Smashing Barriers to Love

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    King Josiah Destroying the Idols of Baal. Gustave Dore

    SMASHING THE BARRIERS TO LOVEBY

    DAVID ARTHUR WALTERS

    The elephant dung affixed upon The Holy Virgin Mary, an allegedlyblasphemous image of the Madonna created by British artist Chris Offili andexhibited at the Brooklyn Museum of Art on October 2, 1999, resulted in an

    indignant uproar throughout the city and nation. Mr. Offilis allusion to hisAfrican heritage as the inspiration for the excremental adornment did notsatisfy the caustic conservative critics who demanded the immediateremoval of the insult and the withdrawal of public funding for the museum.

    Critics who believed the image was desecrated by the dung necessarilybelieved the image was otherwise sacred, wherefore they were idolaters

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    themselves, for images of beings are not the beings themselves. Indeed,staunch mystics have traditionally averred that any figurative representationwhatsoever of the only possible Holy One, no matter how lovely the imagemight be, is sacrilegious. For instance, the Divine Mother is Immaculate

    Space, the Maternal Ark of All, the Dark Womb, The Black Virgin; i.e.Nothing.

    Iconomachists, people who hate the worship of images, would normallyhave been too busy waging war on genuinely Catholic images to beconcerned with a single image at the Brooklyn Museum. In any case, peoplewho love images are better idolaters than those who hate them. The squabblebetween the two idolatrous camps might be called a dung fight. Indeed, theGreek word eidolon is used to translate the Hebrew word for dung Ezekiels favorite term for idol was gillotim, meaning dunghill. That is to

    say, idols are worthless vanities or nothing at all, as are fixed ideas carvedon stone or written in books and worshipped as such.

    For example, posting the Decalogue on the wall to be adored as some sort ofmagic charm or formula is absurd. The Ten Commandments should bediscussed for a few minutes every day, until the spirit in which they wereuttered circumscribes the hearts of every participant in the greatconversation. That conversation must not end in stone, for such a stonewould mark the gravesite of human civilization, which is, after all, morally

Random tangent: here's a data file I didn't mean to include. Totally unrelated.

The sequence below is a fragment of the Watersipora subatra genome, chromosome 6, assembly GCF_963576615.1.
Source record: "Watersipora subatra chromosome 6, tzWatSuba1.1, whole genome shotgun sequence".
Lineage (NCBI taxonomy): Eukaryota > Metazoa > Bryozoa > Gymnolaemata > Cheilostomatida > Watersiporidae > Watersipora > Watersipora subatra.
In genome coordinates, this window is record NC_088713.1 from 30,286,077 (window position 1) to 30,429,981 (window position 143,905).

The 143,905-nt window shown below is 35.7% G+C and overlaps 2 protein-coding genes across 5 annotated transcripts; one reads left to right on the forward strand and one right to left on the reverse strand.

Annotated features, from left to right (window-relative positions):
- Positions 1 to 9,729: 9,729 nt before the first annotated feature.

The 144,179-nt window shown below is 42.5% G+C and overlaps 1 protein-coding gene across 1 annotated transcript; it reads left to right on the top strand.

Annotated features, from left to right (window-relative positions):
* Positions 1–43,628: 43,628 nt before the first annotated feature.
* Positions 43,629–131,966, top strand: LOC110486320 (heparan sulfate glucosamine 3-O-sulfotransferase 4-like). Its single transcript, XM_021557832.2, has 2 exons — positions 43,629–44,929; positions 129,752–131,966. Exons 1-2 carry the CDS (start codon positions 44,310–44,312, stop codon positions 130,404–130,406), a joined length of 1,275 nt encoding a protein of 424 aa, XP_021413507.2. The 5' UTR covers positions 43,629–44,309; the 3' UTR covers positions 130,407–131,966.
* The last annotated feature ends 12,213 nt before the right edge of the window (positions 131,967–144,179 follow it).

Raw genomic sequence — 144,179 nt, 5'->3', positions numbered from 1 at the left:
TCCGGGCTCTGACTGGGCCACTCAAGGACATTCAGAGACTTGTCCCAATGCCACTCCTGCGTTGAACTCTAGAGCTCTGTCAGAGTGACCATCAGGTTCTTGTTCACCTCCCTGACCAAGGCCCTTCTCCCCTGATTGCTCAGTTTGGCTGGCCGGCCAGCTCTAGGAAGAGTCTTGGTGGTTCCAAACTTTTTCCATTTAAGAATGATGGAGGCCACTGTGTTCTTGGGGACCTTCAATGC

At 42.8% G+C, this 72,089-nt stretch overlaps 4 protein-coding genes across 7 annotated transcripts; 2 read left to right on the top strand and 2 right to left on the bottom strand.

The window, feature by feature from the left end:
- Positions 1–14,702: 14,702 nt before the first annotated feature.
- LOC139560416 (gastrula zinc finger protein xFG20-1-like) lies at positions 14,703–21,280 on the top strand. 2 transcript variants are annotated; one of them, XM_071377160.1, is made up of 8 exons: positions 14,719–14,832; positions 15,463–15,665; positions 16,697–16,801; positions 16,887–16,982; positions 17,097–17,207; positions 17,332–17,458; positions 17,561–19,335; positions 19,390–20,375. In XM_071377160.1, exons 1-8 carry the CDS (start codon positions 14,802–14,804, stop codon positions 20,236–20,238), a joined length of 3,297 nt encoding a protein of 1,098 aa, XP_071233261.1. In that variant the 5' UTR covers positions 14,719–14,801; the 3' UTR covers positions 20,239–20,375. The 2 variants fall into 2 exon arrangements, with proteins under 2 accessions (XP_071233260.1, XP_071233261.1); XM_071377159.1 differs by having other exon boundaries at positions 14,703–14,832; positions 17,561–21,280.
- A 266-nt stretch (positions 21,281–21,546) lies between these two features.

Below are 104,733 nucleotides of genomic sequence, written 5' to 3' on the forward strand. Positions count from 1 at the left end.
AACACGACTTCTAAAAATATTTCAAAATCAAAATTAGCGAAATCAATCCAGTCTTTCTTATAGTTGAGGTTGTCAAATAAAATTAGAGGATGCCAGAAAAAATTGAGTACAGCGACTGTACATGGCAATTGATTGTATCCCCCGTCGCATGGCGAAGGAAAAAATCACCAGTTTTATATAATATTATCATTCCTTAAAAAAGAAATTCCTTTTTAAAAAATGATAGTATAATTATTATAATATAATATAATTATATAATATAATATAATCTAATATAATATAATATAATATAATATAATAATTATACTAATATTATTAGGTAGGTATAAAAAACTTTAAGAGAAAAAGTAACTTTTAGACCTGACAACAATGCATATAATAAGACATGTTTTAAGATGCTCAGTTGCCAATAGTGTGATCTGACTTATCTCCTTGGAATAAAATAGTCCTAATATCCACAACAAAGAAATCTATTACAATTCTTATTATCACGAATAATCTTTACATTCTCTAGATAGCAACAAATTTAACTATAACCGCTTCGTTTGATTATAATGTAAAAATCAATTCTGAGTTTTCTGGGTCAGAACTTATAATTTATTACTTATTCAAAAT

and mentally that is to say spiritually inspired.

    No, the ultimate sacred power cannot be confined to an idol in a certainlocation, not even in the Ark of the Covenant in Jerusalem; as Jeremiah said:

    I will give you shepherds after my own heart, and these shall feed you onknowledge and discretion. And when you have increased and become manyin the land, then its Yahweh who speaks no one will ever say again:Where is the ark of the covenant of Yahweh? There will be no thought of it,no memory of it, no regret for it, no making of another. When that time

    comes, Jerusalem shall be called The Throne of Yahweh; all the nations willgather there in the name of Yahweh and will no longer follow the dictates oftheir own stubborn hearts. (The J erusalem Bible)

    Jeremiah took a dim view of things in his day (c.640-580 BCE). He wishedhe had not been born. He prayed for the death of his family. He shunnedsociety and avoided marriage. He thought his god Yahweh had raped him.

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    He was a traitor to his country: He believed it was Yahwehs will for Judahto submit to the Babylonians; surrender would be the way of life, andresistance the way of death, yet he turned down a handsome offer fromBabylon. He was eventually carried off by his people to Egypt, where he

    was presumably stoned to death.

    In contrast to his pessimistic outlook, Jeremiah had a bright place in mindfor his people, a utopian dream city; a dream city that could never berealized on Earth. Although his dream city was an impossibility, Jeremiahspoke with the authority of personal experience if not from divine revelationabout arks and political reform. He was born when eight-year-old Josiah waselevated to the throne of Judah by the revolutionary faction after theassassination of King Amon. Judah had been a vassal of the AssyrianEmpire, which had imposed its alien cults; but the Empire weakened, and

    fell into chaos. Egypt was also weak at the time therefore Judah waspresented with a golden opportunity. Josiah was king at the right place andright time for reformation, and acted accordingly. Jeremiah commended

    Josiah for being a just and righteous king. Indeed, Jeremiah might even havebeen an itinerant preacher of Josiahs reform in the early days. However,

    Jeremiah became greatly disillusioned with Josiahs reform.

    The Deuteronomy book, purportedly the record of farewell address deliveredby Moses on the verge of the Promised Land, was found and brought to